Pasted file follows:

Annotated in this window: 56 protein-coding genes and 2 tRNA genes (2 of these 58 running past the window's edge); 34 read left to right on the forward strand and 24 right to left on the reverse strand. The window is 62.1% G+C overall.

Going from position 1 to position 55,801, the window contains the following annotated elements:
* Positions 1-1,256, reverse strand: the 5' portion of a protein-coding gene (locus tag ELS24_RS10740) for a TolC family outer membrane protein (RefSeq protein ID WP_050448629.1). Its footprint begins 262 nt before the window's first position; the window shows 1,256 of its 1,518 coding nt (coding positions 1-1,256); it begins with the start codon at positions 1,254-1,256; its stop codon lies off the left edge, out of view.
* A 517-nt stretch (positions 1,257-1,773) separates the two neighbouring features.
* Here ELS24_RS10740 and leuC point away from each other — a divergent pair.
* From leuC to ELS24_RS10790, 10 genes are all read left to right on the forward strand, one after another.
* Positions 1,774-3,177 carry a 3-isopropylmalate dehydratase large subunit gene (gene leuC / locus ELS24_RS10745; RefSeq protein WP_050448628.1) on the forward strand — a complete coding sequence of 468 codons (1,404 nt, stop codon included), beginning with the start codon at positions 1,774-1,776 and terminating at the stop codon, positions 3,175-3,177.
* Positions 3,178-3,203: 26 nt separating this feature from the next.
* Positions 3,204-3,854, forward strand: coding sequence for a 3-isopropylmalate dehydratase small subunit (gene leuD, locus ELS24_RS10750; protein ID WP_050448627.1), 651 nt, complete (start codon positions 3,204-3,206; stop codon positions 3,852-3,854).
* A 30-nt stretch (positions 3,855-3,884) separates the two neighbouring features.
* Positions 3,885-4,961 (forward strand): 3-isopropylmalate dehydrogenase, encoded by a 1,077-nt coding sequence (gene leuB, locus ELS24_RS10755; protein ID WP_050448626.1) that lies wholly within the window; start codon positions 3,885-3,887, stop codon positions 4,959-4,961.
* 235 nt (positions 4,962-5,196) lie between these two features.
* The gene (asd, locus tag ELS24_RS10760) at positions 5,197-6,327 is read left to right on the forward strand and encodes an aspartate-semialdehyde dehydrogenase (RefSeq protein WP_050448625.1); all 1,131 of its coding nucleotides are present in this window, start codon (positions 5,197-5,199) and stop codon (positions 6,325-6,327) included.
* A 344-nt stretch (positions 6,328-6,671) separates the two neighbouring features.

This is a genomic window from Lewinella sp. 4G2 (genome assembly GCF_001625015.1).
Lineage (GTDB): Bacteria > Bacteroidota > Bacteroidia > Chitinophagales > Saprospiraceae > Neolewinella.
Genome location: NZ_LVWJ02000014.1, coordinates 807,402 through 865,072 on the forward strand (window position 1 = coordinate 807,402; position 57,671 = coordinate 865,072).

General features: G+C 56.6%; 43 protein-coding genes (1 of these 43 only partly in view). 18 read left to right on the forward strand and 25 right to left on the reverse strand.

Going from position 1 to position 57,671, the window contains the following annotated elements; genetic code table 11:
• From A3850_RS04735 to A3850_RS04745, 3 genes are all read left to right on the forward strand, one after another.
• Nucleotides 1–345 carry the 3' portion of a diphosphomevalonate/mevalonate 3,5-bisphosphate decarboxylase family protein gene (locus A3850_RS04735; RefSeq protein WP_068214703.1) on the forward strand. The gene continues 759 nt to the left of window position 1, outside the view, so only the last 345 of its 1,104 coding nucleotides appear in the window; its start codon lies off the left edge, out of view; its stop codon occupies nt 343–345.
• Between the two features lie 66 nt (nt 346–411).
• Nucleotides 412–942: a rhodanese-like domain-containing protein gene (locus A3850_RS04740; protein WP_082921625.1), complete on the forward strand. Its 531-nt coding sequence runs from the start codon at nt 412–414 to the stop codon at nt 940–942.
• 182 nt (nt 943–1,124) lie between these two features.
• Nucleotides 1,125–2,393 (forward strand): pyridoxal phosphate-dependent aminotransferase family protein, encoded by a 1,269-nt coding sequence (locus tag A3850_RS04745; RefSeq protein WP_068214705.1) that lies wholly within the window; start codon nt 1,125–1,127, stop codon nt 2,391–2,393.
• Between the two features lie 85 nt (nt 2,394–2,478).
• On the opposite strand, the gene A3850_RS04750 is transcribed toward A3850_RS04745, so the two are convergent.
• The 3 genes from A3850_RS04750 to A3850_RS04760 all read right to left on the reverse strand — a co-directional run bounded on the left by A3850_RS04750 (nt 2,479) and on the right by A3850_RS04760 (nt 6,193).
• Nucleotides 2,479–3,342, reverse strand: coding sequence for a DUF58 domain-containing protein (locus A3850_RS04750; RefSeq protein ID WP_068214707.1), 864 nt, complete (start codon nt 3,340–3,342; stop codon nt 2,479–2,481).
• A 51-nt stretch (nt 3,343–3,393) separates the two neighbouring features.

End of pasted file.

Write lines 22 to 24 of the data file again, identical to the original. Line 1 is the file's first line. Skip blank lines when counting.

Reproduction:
• Between the two features lie 66 nt (nt 346–411).
• Nucleotides 412–942: a rhodanese-like domain-containing protein gene (locus A3850_RS04740; protein WP_082921625.1), complete on the forward strand. Its 531-nt coding sequence runs from the start codon at nt 412–414 to the stop codon at nt 940–942.
• 182 nt (nt 943–1,124) lie between these two features.